How To Use Email To Determine If Someone Likes You

Email has influenced the kinds of people we interact with. A new study by Stefan Wuchty and Brian Uzzi at Northwestern University claims that we exchange the highest volume of email with the people we know the least.

“These are folks you almost certainly wouldn't talk to on the phone,” Mr. Uzzi says. “You also probably wouldn't bump into them on the street. But email allows us to communicate with them all day long.”

What's most interesting is that “looking at the speed of a reply was more than enough” to predict the nature of a given relationship. People respond slower to people they know better. On average, people respond to close friends within seven hours of receiving an email. Professional contacts, on the other hand, took even more time: eleven hours. “But,” writes Jonah Lehrer in the WSJ, “the biggest difference came when the scientists looked at those people we barely know. On average, it took us 50 hours to reply. In other words, there's a surprisingly easy way to figure out how you feel about someone—just count the hours before you hit the “reply” button.”

“Although these messages [from people we don't know well] account for the majority of messages, people replied much more slowly to them,” Mr. Uzzi says. “We clearly give email priority to our close friends, just as we do in real life.”

Lehrer concludes, “in a world transformed by digital devices, the most important things remain constant. Although we can interact with anyone, we still respond most quickly to our closest friends. We now know many more people, but we haven't forgotten which members of our circle really matter.”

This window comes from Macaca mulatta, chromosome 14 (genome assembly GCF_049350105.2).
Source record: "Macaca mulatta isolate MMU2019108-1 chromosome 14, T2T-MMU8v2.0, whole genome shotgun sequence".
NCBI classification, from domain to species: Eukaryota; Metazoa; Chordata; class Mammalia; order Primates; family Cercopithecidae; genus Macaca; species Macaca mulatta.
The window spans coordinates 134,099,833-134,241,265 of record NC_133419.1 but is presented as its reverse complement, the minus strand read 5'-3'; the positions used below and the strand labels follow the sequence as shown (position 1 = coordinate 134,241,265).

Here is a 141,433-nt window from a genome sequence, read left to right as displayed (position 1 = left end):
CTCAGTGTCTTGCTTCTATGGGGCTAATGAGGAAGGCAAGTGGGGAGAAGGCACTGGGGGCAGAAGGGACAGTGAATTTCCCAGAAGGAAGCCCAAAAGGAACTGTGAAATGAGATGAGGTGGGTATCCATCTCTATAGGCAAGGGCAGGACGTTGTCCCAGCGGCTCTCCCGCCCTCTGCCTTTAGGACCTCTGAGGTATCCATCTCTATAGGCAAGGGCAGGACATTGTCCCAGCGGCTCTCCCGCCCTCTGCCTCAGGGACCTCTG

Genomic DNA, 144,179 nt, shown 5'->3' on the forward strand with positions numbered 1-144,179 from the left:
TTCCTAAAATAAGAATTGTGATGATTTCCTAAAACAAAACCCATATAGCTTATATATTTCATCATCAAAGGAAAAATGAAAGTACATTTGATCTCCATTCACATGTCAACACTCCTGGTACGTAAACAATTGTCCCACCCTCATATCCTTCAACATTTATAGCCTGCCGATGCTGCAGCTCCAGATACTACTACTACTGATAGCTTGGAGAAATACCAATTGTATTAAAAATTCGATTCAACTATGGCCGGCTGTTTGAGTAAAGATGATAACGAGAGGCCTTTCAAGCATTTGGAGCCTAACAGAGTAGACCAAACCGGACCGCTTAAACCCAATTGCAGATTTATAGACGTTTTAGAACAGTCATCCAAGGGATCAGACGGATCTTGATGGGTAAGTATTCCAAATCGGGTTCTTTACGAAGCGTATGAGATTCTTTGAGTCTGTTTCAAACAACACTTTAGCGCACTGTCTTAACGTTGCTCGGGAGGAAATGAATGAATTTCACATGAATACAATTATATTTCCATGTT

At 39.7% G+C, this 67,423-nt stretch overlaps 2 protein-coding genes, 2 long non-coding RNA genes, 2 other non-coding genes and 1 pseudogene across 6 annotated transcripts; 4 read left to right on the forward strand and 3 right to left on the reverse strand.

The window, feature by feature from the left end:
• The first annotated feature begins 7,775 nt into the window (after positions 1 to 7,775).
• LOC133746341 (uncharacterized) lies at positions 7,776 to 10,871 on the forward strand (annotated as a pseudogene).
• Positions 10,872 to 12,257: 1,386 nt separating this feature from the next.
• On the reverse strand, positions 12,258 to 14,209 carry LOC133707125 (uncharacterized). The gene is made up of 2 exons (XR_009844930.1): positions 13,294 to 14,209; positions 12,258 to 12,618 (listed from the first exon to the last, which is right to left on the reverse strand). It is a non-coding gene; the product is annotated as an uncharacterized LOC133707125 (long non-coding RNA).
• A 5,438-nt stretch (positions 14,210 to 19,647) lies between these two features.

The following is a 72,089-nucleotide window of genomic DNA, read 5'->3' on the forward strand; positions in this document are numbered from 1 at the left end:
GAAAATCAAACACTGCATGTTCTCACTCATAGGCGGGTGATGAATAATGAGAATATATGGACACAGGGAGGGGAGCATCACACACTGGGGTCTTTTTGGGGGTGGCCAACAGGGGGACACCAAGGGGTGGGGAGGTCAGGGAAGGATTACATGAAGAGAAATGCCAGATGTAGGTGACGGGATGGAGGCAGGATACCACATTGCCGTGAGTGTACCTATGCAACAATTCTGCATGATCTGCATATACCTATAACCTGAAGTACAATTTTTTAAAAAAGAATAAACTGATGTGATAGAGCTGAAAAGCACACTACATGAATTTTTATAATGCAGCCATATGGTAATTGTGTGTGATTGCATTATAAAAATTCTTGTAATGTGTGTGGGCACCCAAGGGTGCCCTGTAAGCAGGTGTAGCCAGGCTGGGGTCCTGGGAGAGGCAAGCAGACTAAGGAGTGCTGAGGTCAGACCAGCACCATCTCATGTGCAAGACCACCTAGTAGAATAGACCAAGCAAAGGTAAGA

Digital communication data has created opportunities to advance the knowledge of human dynamics in many areas, including national security, behavioral health, and consumerism. While digital data uniquely captures the totality of a person's communication, past research consistently shows that a subset of contacts makes up a person's “social network” of unique resource providers. To address this gap, we analyzed the correspondence between self-reported social network data and email communication data with the objective of identifying the dynamics in e-communication that correlate with a person's perception of a significant network tie. First, we examined the predictive utility of three popular methods to derive social network data from email data based on volume and reciprocity of bilateral email exchanges. Second, we observed differences in the response dynamics along self-reported ties, allowing us to introduce and test a new method that incorporates time-resolved exchange data. Using a range of robustness checks for measurement and misreporting errors in self-report and email data, we find that the methods have similar predictive utility. Although e-communication has lowered communication costs with large numbers of persons, and potentially extended our number of, and reach to contacts, our case results suggest that underlying behavioral patterns indicative of friendship or professional contacts continue to operate in a classical fashion in email interactions.

Wuchty S, Uzzi B (2011) Human Communication Dynamics in Digital Footsteps: A Study of the Agreement between Self-Reported Ties and Email Networks. PLoS ONE 6(11): e26972. doi:10.1371/journal.pone.0026972